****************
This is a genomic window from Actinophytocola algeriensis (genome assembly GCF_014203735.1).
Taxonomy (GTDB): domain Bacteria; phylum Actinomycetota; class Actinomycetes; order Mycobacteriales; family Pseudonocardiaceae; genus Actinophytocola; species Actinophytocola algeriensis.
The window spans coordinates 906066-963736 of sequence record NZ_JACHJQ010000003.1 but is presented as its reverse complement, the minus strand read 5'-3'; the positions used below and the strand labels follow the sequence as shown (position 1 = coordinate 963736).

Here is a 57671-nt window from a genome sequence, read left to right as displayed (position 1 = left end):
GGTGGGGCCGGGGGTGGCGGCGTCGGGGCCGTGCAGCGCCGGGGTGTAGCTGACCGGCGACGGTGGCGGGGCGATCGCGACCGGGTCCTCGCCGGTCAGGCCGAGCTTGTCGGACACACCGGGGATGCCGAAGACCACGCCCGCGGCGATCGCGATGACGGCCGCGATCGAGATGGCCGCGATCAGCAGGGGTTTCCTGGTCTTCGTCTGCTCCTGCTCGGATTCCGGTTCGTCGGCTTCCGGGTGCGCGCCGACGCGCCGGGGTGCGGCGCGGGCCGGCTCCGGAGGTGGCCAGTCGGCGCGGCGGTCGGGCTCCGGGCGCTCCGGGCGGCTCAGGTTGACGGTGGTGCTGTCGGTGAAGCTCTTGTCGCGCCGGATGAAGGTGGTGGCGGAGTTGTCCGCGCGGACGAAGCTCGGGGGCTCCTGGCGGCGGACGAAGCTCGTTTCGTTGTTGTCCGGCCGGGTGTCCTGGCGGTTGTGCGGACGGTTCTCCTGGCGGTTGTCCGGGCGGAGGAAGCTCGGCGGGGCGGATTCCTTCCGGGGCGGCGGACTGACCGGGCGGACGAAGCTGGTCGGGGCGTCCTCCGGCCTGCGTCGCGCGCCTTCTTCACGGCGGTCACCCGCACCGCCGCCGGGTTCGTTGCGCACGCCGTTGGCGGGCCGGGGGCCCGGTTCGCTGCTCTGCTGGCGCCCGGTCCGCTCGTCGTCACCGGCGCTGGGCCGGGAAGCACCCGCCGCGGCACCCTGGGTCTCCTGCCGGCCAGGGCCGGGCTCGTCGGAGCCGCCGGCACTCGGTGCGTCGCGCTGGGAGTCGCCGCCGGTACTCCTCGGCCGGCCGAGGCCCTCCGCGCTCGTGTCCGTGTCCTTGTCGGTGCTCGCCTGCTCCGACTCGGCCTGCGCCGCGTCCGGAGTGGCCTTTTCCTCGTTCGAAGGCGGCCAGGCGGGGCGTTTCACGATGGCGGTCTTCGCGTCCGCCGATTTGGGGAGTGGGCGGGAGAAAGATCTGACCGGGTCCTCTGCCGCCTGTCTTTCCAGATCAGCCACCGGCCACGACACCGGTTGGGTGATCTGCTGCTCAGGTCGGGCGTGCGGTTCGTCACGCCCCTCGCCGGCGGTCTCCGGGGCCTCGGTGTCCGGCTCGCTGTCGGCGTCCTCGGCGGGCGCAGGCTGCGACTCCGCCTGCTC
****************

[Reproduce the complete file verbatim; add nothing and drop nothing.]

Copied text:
This is a genomic window from Actinophytocola algeriensis (genome assembly GCF_014203735.1).
Taxonomy (GTDB): domain Bacteria; phylum Actinomycetota; class Actinomycetes; order Mycobacteriales; family Pseudonocardiaceae; genus Actinophytocola; species Actinophytocola algeriensis.
The window spans coordinates 906066-963736 of sequence record NZ_JACHJQ010000003.1 but is presented as its reverse complement, the minus strand read 5'-3'; the positions used below and the strand labels follow the sequence as shown (position 1 = coordinate 963736).

Here is a 57671-nt window from a genome sequence, read left to right as displayed (position 1 = left end):
GGTGGGGCCGGGGGTGGCGGCGTCGGGGCCGTGCAGCGCCGGGGTGTAGCTGACCGGCGACGGTGGCGGGGCGATCGCGACCGGGTCCTCGCCGGTCAGGCCGAGCTTGTCGGACACACCGGGGATGCCGAAGACCACGCCCGCGGCGATCGCGATGACGGCCGCGATCGAGATGGCCGCGATCAGCAGGGGTTTCCTGGTCTTCGTCTGCTCCTGCTCGGATTCCGGTTCGTCGGCTTCCGGGTGCGCGCCGACGCGCCGGGGTGCGGCGCGGGCCGGCTCCGGAGGTGGCCAGTCGGCGCGGCGGTCGGGCTCCGGGCGCTCCGGGCGGCTCAGGTTGACGGTGGTGCTGTCGGTGAAGCTCTTGTCGCGCCGGATGAAGGTGGTGGCGGAGTTGTCCGCGCGGACGAAGCTCGGGGGCTCCTGGCGGCGGACGAAGCTCGTTTCGTTGTTGTCCGGCCGGGTGTCCTGGCGGTTGTGCGGACGGTTCTCCTGGCGGTTGTCCGGGCGGAGGAAGCTCGGCGGGGCGGATTCCTTCCGGGGCGGCGGACTGACCGGGCGGACGAAGCTGGTCGGGGCGTCCTCCGGCCTGCGTCGCGCGCCTTCTTCACGGCGGTCACCCGCACCGCCGCCGGGTTCGTTGCGCACGCCGTTGGCGGGCCGGGGGCCCGGTTCGCTGCTCTGCTGGCGCCCGGTCCGCTCGTCGTCACCGGCGCTGGGCCGGGAAGCACCCGCCGCGGCACCCTGGGTCTCCTGCCGGCCAGGGCCGGGCTCGTCGGAGCCGCCGGCACTCGGTGCGTCGCGCTGGGAGTCGCCGCCGGTACTCCTCGGCCGGCCGAGGCCCTCCGCGCTCGTGTCCGTGTCCTTGTCGGTGCTCGCCTGCTCCGACTCGGCCTGCGCCGCGTCCGGAGTGGCCTTTTCCTCGTTCGAAGGCGGCCAGGCGGGGCGTTTCACGATGGCGGTCTTCGCGTCCGCCGATTTGGGGAGTGGGCGGGAGAAAGATCTGACCGGGTCCTCTGCCGCCTGTCTTTCCAGATCAGCCACCGGCCACGACACCGGTTGGGTGATCTGCTGCTCAGGTCGGGCGTGCGGTTCGTCACGCCCCTCGCCGGCGGTCTCCGGGGCCTCGGTGTCCGGCTCGCTGTCGGCGTCCTCGGCGGGCGCAGGCTGCGACTCCGCCTGCTC